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Resistive and Capacitive Measurement of Nano-Structured Gas Sensors

  • Partha Bhattacharyya
  • Debanjan Acharyya
  • Koushik Dutta
Chapter
Part of the Environmental Chemistry for a Sustainable World book series (ECSW, volume 21)

Abstract

With the advent of industrial renaissance and world population exploration, atmospheric pollution is being elevated beyond the predicted roadmap. Development of effective and inexpensive systems for detection as well as selective quantification of environmentally hazardous species (i.e. NO2, NO, N2O, H2S, CO, NH3, CH4, CO2, volatile organic compounds etc.), for industrial and domestic air quality monitoring, are the timely demand. Presently, the most reliable gas measurement techniques are optical spectroscopy, infra-red spectroscopy and gas chromatography/spectroscopy; which are precise but non-portable, expertize is needed to operate these systems and are expensive ones also. As a cost effective alternative, solid-state gas sensors (with nanostructured material(s) as the sensing layer) have widely been researched for environmental gas detection offering promisingly high sensitivity with easy portability. However, solid-state gas sensors often suffer from the limitations like, high operating temperature, low carrier mobility and poor selectivity. To mitigate these glitches, various types of gas sensors have been reported by tuning the properties of the sensing materials and/or by employing different transduction/measurement strategies. The major transduction/measurement types include resistive type (includes planar, metal insulator metal, junction, field effect transistor based device structure), capacitive type, surface acoustic wave (SAW) type, quartz crystal microbalance (QCM) type and electrochemical type. Among these techniques, resistive and capacitive type sensors have already been proved to be the potential candidate due to simple electronic interface, ease of use/portability and low maintenance cost. However, for the last three or four decades, most widely investigated/employed transducing technique is the resistive mode/conductometric sensing measurement, unfortunately analysis of which does not provide any information regarding the device parasitic capacitance, and hence fails to correlate the transient response of the device because the equivalent circuit of the device cannot be derived in a quantitative manner (only partial and qualitative explanation is possible). Thus, without proper understanding (quantitative) of underlying sensing mechanism/physics, no efficient sensor device can be fabricated with a predefined functionality. While several review/book chapters have so far been published on theory, synthesis and influence of different nanostructures for gas sensing applications, no work has so far been published by critically discussing the prospects and the constraints of resistive and capacitive type transduction/measurement techniques.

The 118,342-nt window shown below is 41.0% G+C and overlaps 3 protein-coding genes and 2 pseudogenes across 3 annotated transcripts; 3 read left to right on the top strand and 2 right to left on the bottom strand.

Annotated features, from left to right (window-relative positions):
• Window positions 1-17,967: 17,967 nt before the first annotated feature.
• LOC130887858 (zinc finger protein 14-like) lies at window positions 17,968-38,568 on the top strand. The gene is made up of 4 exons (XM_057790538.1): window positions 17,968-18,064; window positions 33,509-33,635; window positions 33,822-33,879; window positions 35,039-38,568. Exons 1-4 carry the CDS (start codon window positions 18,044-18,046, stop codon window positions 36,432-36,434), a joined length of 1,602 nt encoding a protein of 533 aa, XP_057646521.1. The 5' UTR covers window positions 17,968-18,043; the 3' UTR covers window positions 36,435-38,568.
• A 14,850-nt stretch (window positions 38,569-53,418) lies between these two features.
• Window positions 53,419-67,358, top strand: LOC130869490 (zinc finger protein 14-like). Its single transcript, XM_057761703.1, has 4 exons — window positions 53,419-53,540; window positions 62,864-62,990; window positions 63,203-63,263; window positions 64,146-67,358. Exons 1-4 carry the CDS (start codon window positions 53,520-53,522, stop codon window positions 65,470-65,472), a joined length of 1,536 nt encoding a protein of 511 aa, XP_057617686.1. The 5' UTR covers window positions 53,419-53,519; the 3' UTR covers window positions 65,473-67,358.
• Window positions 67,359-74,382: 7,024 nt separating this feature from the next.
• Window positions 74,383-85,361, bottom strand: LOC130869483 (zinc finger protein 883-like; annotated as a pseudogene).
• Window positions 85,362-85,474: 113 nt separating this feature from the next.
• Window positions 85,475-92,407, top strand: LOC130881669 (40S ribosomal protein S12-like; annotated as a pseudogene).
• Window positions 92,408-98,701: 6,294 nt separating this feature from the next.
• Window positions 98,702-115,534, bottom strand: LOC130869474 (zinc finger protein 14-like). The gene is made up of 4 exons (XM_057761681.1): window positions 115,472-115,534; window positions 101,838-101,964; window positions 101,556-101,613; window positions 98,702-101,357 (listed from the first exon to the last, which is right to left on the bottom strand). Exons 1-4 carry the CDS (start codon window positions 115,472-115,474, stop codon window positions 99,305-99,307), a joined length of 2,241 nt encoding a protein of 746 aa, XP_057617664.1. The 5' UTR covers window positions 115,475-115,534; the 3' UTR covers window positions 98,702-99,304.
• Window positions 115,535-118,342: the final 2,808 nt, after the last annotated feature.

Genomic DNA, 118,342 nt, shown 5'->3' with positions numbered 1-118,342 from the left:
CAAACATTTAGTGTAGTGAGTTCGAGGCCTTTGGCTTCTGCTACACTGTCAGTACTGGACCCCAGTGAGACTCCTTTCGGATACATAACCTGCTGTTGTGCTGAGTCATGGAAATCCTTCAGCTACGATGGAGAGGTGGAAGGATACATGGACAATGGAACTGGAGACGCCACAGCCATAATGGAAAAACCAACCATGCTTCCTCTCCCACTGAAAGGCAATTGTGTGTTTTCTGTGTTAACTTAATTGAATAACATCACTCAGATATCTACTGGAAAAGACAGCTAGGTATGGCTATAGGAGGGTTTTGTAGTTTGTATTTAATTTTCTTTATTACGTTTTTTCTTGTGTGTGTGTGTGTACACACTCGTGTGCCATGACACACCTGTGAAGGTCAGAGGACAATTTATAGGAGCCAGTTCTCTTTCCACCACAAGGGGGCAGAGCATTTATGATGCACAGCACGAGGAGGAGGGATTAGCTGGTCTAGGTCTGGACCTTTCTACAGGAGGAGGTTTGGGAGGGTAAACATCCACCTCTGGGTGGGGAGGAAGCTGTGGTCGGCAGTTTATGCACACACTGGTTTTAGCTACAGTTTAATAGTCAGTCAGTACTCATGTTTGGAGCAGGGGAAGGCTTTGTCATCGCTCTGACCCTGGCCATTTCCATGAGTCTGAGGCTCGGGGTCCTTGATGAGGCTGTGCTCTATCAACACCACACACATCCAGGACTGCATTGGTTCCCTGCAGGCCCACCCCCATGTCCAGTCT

In this book chapter, a comprehensive review on the resistive and the capacitive transducing/measurement technique is reported with a focus on the specific advantages of the later over the earlier one. Relatively less explored capacitive measurement technique (depending on the change in dielectric constant of the sensing layer due to gas exposure) allows one to comment quantitatively on the equivalent circuit parameters/elements, in reference ambient (as well as the change in the same due to gas exposure), through the ac impedance (modulus and argument) analysis. As a result, efficient material design (of the nanostructures) can be executed according to the requirement of a specific application through judicious quantitative analysis of the equivalent circuit elements. The capacitive sensing technique is privileged by another dimension of measurement (i.e. the input signal frequency) which in turn paves the path for frequency selective sensing by proper tuning of the resonant frequency. However, the capacitive measurement also faces difficulty in case of test species having lower dipole moments, yielding lower sensitivity and lower selectivity. Therefore, optimization and combination of the two measurement techniques, applied to the sensor array, creates the opportunity for the proper selective detection of a particular vapor species.

Keywords

Nanostructures Resistive measurements Capacitive measurements Device structures Dielectric constant Resonant frequency Equivalent circuit Comparison 

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Copyright information

© Springer Nature Switzerland AG 2019

Authors and Affiliations

  • Partha Bhattacharyya
    • 1
  • Debanjan Acharyya
    • 1
  • Koushik Dutta
    • 1
  1. 1.Department of Electronics and Telecommunication EngineeringIndian Institute of Engineering Science and Technology, ShibpurHowrahIndia

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